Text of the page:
This is just a random dog painted on the wall of a building in Surry Hills. Very nice tromp l'oeil painting, although there are a few drips. I just liked the dog.
We went out to Mascot (and no, we don't know who the mascot is, or who they're the mascot for) to pick up our camper van - there was some confusion about which van we were supposed to get, the one assigned to us wasn't ready, the one that was ready wasn't the one assigned to us - you know, that kind of thing. Eventually it was all sorted out and we were given a van - and even though we booked through Mighty, we didn't have a Mighty van, we had a Britz. Which is actually (usually) a snazzier model - but while this is fairly snazzy, it's also a bit worn - so I suspect we have a snazzy model that has been demoted to bottom-of-the-line status.
Our friendly car rental service lady printed directions from their place to our hotel - and of course, something went wrong. We somehow ended up at the airport - twice! So we found a road we knew that went up to where we previously stayed, and somehow managed to get to our hotel from there (with some circling and backtracking and a bit of yelling on both our parts).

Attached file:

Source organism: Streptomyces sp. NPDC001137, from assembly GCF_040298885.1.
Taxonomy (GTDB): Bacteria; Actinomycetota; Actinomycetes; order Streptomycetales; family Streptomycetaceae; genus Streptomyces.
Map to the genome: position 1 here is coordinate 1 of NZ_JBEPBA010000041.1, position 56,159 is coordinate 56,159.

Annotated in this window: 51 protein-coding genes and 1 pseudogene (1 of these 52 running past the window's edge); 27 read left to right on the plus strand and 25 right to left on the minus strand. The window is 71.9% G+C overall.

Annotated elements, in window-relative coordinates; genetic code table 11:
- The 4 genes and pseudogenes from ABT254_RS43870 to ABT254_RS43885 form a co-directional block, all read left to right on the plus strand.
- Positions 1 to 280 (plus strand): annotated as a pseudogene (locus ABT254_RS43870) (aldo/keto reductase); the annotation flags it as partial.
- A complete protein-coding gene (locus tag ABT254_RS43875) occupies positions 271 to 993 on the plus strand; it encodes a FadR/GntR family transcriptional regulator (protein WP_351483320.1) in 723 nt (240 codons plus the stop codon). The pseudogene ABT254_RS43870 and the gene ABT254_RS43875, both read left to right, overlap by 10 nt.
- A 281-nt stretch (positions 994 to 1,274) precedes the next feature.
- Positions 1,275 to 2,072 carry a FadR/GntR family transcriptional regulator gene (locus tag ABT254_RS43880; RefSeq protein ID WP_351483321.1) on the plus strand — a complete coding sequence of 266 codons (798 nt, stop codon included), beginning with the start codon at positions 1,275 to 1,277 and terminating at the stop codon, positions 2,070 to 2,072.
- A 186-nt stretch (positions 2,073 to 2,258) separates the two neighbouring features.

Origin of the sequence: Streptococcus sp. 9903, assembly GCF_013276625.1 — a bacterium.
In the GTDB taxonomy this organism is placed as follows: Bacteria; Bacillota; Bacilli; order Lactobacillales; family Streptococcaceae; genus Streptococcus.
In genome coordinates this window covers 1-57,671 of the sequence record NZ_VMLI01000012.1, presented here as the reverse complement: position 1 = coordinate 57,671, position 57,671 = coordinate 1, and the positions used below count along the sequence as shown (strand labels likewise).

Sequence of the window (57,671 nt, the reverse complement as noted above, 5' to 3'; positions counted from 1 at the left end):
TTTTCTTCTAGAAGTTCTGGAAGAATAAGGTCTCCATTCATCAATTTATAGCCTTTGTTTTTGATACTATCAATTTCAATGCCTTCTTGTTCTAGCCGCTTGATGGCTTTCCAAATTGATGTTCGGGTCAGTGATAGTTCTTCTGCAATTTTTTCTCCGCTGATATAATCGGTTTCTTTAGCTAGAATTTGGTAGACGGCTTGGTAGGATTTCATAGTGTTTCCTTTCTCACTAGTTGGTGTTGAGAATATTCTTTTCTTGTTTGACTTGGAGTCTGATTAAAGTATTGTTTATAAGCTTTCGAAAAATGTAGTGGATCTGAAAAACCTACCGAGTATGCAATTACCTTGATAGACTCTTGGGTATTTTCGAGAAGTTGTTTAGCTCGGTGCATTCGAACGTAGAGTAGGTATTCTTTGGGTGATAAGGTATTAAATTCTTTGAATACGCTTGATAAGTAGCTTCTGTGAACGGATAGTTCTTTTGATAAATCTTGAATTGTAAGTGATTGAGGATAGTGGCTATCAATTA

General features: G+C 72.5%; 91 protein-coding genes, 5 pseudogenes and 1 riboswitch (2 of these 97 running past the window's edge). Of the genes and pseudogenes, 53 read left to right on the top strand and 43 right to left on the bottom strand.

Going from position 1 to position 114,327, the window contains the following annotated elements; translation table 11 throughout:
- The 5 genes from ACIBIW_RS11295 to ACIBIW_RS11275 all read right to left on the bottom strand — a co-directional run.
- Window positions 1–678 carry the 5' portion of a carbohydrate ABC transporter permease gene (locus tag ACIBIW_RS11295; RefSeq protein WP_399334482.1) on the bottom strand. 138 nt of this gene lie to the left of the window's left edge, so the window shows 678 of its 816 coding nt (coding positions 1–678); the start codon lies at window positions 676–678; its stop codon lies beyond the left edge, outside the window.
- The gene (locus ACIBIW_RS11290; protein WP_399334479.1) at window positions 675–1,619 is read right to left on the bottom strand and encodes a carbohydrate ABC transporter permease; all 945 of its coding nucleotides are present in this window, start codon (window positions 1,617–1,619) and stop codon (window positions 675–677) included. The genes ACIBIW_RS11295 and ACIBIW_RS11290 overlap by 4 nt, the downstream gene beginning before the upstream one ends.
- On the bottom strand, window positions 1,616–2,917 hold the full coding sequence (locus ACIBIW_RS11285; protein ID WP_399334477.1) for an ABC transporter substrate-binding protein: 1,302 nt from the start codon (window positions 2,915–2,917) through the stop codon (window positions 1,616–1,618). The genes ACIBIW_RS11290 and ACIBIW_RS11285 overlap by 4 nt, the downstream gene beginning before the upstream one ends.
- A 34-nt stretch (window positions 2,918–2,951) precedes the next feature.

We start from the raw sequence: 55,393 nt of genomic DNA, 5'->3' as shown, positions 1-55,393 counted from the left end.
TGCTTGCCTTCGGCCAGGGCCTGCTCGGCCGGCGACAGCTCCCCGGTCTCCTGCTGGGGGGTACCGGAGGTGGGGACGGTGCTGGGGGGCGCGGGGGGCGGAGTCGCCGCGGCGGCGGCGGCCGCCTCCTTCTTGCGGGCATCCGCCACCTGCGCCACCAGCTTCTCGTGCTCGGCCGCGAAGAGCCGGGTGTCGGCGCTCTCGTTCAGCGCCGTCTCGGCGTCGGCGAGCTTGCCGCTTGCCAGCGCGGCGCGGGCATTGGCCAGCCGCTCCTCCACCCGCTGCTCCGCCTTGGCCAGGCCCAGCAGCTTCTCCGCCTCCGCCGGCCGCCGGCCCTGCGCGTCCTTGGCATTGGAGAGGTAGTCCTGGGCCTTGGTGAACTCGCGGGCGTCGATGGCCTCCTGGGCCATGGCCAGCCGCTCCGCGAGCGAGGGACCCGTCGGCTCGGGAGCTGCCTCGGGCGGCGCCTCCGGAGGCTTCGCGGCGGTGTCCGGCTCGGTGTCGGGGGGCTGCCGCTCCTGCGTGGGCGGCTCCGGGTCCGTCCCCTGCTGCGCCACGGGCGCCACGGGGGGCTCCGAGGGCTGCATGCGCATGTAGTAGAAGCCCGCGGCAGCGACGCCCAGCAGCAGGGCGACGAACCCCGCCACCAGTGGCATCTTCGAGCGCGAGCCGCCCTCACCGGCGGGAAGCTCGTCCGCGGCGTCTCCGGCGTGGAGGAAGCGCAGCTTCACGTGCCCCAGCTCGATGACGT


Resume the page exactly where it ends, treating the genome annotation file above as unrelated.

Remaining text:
All that added to leaving Sydney about 2 hours later than planned. Ah well, such is the life of Tiki touring rolling luggagers - when the plan is to have no plan, any plans tend to not pan out.
We made our way to the Harbour Bridge to get to the northern suburbs and onward.
And I realized that travelling across the harbour on the bridge provided amazing photos! I know that most people take photos looking up at the bridge, from one end or the other. Or from ferries under the bridge. But driving across the bridge has its own special views! Absolutely gorgeous! Sort of like walking under the Eiffel Tower and really looking at all the intricate metal work - that's how the Harbour Bridge looks when you are driving across and under all that lacy steel!!!
We drove. And we drove. North, following signs for the Pacific Coast Highway and heading toward Newcastle. Because it's winter here, it started heading toward sunset at maybe 4 PM. And a windy, rainy, grey winter at that.